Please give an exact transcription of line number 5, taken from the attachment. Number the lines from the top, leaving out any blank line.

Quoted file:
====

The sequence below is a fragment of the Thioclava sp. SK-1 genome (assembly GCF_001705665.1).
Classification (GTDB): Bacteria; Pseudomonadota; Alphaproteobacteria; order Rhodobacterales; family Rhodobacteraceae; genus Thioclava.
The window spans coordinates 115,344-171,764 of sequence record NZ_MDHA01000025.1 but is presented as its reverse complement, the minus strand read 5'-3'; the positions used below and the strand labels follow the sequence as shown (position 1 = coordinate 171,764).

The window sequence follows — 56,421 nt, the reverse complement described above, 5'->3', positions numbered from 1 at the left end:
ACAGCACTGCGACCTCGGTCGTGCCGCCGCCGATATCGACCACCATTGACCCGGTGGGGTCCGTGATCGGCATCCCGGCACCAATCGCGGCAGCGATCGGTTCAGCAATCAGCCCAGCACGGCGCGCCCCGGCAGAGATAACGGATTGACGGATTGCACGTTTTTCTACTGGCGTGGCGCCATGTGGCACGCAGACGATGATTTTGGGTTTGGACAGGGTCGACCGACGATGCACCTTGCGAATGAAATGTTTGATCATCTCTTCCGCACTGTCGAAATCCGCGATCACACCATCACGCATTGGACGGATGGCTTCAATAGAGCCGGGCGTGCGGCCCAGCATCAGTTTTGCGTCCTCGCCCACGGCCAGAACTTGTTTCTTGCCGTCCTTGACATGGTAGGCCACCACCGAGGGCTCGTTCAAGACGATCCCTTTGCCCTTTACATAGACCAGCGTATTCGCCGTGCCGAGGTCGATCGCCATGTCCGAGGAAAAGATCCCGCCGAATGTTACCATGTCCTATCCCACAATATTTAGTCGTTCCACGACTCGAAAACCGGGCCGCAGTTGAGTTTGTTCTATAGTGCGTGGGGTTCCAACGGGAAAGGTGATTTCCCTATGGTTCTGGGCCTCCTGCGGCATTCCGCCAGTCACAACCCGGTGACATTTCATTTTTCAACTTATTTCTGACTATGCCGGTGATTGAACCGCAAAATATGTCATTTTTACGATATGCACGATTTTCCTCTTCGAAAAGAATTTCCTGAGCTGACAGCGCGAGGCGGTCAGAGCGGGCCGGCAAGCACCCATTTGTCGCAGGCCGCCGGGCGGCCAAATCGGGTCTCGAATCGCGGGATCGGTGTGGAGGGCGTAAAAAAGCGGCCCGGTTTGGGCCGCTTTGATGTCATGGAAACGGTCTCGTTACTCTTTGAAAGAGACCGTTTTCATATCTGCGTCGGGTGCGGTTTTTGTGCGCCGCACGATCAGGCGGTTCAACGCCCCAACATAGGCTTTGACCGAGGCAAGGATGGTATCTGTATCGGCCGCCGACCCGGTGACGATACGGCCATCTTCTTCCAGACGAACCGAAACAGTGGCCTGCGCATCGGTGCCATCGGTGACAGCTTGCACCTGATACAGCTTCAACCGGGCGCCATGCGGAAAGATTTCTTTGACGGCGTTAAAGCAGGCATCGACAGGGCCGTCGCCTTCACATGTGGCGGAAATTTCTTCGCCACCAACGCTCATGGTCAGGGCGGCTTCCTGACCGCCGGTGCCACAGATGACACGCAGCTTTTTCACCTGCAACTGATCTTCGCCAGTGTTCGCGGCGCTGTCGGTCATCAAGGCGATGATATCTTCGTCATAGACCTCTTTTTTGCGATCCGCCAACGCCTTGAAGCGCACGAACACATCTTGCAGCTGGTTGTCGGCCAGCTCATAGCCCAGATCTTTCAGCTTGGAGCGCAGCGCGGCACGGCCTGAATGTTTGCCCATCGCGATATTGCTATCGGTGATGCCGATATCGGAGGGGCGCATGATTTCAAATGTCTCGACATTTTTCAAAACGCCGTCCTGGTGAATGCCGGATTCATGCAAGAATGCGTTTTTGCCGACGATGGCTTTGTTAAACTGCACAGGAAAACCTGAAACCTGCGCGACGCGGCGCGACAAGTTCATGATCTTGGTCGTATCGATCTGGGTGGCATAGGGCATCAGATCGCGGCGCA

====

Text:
ACAGCACTGCGACCTCGGTCGTGCCGCCGCCGATATCGACCACCATTGACCCGGTGGGGTCCGTGATCGGCATCCCGGCACCAATCGCGGCAGCGATCGGTTCAGCAATCAGCCCAGCACGGCGCGCCCCGGCAGAGATAACGGATTGACGGATTGCACGTTTTTCTACTGGCGTGGCGCCATGTGGCACGCAGACGATGATTTTGGGTTTGGACAGGGTCGACCGACGATGCACCTTGCGAATGAAATGTTTGATCATCTCTTCCGCACTGTCGAAATCCGCGATCACACCATCACGCATTGGACGGATGGCTTCAATAGAGCCGGGCGTGCGGCCCAGCATCAGTTTTGCGTCCTCGCCCACGGCCAGAACTTGTTTCTTGCCGTCCTTGACATGGTAGGCCACCACCGAGGGCTCGTTCAAGACGATCCCTTTGCCCTTTACATAGACCAGCGTATTCGCCGTGCCGAGGTCGATCGCCATGTCCGAGGAAAAGATCCCGCCGAATGTTACCATGTCCTATCCCACAATATTTAGTCGTTCCACGACTCGAAAACCGGGCCGCAGTTGAGTTTGTTCTATAGTGCGTGGGGTTCCAACGGGAAAGGTGATTTCCCTATGGTTCTGGGCCTCCTGCGGCATTCCGCCAGTCACAACCCGGTGACATTTCATTTTTCAACTTATTTCTGACTATGCCGGTGATTGAACCGCAAAATATGTCATTTTTACGATATGCACGATTTTCCTCTTCGAAAAGAATTTCCTGAGCTGACAGCGCGAGGCGGTCAGAGCGGGCCGGCAAGCACCCATTTGTCGCAGGCCGCCGGGCGGCCAAATCGGGTCTCGAATCGCGGGATCGGTGTGGAGGGCGTAAAAAAGCGGCCCGGTTTGGGCCGCTTTGATGTCATGGAAACGGTCTCGTTACTCTTTGAAAGAGACCGTTTTCATATCTGCGTCGGGTGCGGTTTTTGTGCGCCGCACGATCAGGCGGTTCAACGCCCCAACATAGGCTTTGACCGAGGCAAGGATGGTATCTGTATCGGCCGCCGACCCGGTGACGATACGGCCATCTTCTTCCAGACGAACCGAAACAGTGGCCTGCGCATCGGTGCCATCGGTGACAGCTTGCACCTGATACAGCTTCAACCGGGCGCCATGCGGAAAGATTTCTTTGACGGCGTTAAAGCAGGCATCGACAGGGCCGTCGCCTTCACATGTGGCGGAAATTTCTTCGCCACCAACGCTCATGGTCAGGGCGGCTTCCTGACCGCCGGTGCCACAGATGACACGCAGCTTTTTCACCTGCAACTGATCTTCGCCAGTGTTCGCGGCGCTGTCGGTCATCAAGGCGATGATATCTTCGTCATAGACCTCTTTTTTGCGATCCGCCAACGCCTTGAAGCGCACGAACACATCTTGCAGCTGGTTGTCGGCCAGCTCATAGCCCAGATCTTTCAGCTTGGAGCGCAGCGCGGCACGGCCTGAATGTTTGCCCATCGCGATATTGCTATCGGTGATGCCGATATCGGAGGGGCGCATGATTTCAAATGTCTCGACATTTTTCAAAACGCCGTCCTGGTGAATGCCGGATTCATGCAAGAATGCGTTTTTGCCGACGATGGCTTTGTTAAACTGCACAGGAAAACCTGAAACCTGCGCGACGCGGCGCGACAAGTTCATGATCTTGGTCGTATCGATCTGGGTGGCATAGGGCATCAGATCGCGGCGCA